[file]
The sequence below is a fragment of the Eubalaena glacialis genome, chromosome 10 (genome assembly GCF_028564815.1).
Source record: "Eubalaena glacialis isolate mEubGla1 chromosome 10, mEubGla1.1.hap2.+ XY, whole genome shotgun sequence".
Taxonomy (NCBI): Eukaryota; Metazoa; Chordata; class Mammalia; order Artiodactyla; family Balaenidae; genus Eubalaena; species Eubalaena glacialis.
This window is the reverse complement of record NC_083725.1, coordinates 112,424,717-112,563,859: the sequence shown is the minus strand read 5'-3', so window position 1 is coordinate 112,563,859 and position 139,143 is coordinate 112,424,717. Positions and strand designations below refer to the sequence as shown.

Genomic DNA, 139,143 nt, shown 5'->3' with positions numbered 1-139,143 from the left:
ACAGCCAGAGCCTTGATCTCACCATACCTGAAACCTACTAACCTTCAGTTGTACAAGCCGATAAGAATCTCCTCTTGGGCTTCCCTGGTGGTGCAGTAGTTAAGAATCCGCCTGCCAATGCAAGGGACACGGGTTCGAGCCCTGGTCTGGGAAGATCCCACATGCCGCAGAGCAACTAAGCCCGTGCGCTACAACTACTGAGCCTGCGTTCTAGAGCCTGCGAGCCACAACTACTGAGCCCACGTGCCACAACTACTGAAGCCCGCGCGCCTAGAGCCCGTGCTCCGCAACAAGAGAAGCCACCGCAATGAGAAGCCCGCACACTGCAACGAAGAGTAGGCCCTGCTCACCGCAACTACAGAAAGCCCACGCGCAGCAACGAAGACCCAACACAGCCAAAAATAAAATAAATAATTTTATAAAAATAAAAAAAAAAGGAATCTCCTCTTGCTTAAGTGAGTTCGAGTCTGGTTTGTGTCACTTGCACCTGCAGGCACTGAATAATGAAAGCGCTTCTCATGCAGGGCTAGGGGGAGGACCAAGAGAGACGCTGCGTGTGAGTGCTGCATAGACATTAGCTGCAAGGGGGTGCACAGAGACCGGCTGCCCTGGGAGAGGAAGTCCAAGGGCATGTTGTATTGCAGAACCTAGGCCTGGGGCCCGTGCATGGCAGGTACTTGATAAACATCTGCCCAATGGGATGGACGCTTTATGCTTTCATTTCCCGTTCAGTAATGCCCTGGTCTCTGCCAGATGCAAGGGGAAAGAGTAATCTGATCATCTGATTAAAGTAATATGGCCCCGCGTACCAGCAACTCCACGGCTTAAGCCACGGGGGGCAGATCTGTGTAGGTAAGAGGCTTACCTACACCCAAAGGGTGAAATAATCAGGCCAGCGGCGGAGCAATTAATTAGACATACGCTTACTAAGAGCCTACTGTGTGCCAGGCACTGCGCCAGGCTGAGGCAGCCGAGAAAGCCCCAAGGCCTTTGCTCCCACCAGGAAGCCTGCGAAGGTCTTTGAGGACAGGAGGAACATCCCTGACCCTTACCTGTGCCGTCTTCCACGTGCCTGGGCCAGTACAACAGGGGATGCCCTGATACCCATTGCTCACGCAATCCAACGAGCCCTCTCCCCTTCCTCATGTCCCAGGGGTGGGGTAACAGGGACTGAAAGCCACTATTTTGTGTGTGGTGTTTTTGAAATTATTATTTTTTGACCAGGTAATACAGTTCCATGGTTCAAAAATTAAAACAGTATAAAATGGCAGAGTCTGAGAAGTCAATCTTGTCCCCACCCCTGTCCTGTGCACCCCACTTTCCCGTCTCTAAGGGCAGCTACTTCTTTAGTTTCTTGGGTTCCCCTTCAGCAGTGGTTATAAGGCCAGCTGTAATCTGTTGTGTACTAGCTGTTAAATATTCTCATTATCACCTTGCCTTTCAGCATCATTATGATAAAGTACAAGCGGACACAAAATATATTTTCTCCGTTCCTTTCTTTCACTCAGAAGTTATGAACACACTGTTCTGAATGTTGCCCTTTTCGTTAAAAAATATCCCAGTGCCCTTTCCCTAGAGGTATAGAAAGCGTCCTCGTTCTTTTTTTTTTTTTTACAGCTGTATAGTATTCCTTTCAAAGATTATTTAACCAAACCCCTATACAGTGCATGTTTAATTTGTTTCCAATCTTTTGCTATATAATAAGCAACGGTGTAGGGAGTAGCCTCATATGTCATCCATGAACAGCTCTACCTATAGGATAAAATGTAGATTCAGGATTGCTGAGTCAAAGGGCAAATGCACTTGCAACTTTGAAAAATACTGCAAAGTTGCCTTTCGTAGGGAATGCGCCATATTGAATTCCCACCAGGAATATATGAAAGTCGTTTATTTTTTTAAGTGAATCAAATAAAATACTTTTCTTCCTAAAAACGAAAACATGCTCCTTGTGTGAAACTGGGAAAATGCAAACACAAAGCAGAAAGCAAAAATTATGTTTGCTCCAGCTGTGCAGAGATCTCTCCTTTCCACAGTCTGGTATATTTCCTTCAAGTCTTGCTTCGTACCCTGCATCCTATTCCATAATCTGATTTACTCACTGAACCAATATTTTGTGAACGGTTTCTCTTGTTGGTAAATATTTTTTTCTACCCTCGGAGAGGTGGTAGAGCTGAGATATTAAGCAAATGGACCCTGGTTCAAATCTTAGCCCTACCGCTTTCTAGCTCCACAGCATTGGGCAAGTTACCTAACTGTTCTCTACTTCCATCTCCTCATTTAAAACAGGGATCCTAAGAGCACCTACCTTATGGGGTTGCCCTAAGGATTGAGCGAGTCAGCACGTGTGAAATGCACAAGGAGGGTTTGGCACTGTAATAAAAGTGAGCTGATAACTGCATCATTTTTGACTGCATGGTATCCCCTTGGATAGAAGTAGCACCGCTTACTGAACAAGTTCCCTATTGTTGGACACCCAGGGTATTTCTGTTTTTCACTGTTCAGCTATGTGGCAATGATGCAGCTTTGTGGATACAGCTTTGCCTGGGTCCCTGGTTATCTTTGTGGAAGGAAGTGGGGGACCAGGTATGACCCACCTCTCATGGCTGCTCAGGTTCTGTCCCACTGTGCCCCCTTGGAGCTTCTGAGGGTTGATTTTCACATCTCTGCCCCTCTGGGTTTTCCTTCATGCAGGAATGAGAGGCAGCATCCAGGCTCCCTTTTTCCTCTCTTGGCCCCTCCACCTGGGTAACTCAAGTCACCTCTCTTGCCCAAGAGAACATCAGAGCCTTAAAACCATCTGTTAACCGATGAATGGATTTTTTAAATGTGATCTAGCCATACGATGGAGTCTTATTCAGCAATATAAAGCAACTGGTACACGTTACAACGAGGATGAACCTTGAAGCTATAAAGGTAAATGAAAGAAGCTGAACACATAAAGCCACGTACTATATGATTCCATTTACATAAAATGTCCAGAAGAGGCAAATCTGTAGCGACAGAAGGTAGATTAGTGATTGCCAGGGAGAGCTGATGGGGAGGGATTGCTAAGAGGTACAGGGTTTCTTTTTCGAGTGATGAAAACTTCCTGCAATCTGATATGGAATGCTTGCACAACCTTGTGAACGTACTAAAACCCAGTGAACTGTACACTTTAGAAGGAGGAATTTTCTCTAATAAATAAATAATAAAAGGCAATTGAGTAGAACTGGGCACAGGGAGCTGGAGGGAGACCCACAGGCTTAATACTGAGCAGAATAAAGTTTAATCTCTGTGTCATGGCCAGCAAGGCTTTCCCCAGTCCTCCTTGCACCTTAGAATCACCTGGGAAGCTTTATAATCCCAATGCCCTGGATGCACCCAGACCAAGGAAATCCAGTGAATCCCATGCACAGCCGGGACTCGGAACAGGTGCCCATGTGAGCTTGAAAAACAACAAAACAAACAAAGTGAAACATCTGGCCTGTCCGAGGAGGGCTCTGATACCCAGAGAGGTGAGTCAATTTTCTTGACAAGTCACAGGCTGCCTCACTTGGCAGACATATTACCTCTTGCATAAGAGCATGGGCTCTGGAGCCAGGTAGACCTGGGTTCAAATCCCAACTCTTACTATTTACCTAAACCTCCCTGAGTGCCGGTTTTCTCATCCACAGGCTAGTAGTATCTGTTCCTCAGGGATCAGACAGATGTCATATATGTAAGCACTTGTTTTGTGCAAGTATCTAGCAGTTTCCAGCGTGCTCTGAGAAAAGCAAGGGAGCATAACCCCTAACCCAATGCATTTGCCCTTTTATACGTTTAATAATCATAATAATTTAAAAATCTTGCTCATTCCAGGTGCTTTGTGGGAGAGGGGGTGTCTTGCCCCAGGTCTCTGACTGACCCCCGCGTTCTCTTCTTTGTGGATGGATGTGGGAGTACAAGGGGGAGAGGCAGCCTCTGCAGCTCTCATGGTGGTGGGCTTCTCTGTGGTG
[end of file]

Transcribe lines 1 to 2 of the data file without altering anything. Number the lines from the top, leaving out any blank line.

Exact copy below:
The sequence below is a fragment of the Eubalaena glacialis genome, chromosome 10 (genome assembly GCF_028564815.1).
Source record: "Eubalaena glacialis isolate mEubGla1 chromosome 10, mEubGla1.1.hap2.+ XY, whole genome shotgun sequence".